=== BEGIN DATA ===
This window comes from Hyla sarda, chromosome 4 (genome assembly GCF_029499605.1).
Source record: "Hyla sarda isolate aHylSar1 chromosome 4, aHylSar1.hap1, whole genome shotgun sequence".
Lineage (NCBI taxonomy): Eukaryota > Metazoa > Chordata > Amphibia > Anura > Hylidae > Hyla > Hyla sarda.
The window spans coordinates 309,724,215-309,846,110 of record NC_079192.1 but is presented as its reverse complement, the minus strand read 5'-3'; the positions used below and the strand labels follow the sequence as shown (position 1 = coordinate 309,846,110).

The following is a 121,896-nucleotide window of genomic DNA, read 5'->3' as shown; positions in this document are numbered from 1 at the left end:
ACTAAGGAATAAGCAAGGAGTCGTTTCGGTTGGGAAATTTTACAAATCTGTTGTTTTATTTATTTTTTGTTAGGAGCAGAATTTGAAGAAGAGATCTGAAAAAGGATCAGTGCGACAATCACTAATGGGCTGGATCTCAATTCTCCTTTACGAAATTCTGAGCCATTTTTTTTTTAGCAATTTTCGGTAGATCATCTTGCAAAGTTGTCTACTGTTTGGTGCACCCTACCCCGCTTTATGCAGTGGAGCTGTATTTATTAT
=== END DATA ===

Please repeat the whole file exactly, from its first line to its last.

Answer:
This window comes from Hyla sarda, chromosome 4 (genome assembly GCF_029499605.1).
Source record: "Hyla sarda isolate aHylSar1 chromosome 4, aHylSar1.hap1, whole genome shotgun sequence".
Lineage (NCBI taxonomy): Eukaryota > Metazoa > Chordata > Amphibia > Anura > Hylidae > Hyla > Hyla sarda.
The window spans coordinates 309,724,215-309,846,110 of record NC_079192.1 but is presented as its reverse complement, the minus strand read 5'-3'; the positions used below and the strand labels follow the sequence as shown (position 1 = coordinate 309,846,110).

The following is a 121,896-nucleotide window of genomic DNA, read 5'->3' as shown; positions in this document are numbered from 1 at the left end:
ACTAAGGAATAAGCAAGGAGTCGTTTCGGTTGGGAAATTTTACAAATCTGTTGTTTTATTTATTTTTTGTTAGGAGCAGAATTTGAAGAAGAGATCTGAAAAAGGATCAGTGCGACAATCACTAATGGGCTGGATCTCAATTCTCCTTTACGAAATTCTGAGCCATTTTTTTTTTAGCAATTTTCGGTAGATCATCTTGCAAAGTTGTCTACTGTTTGGTGCACCCTACCCCGCTTTATGCAGTGGAGCTGTATTTATTAT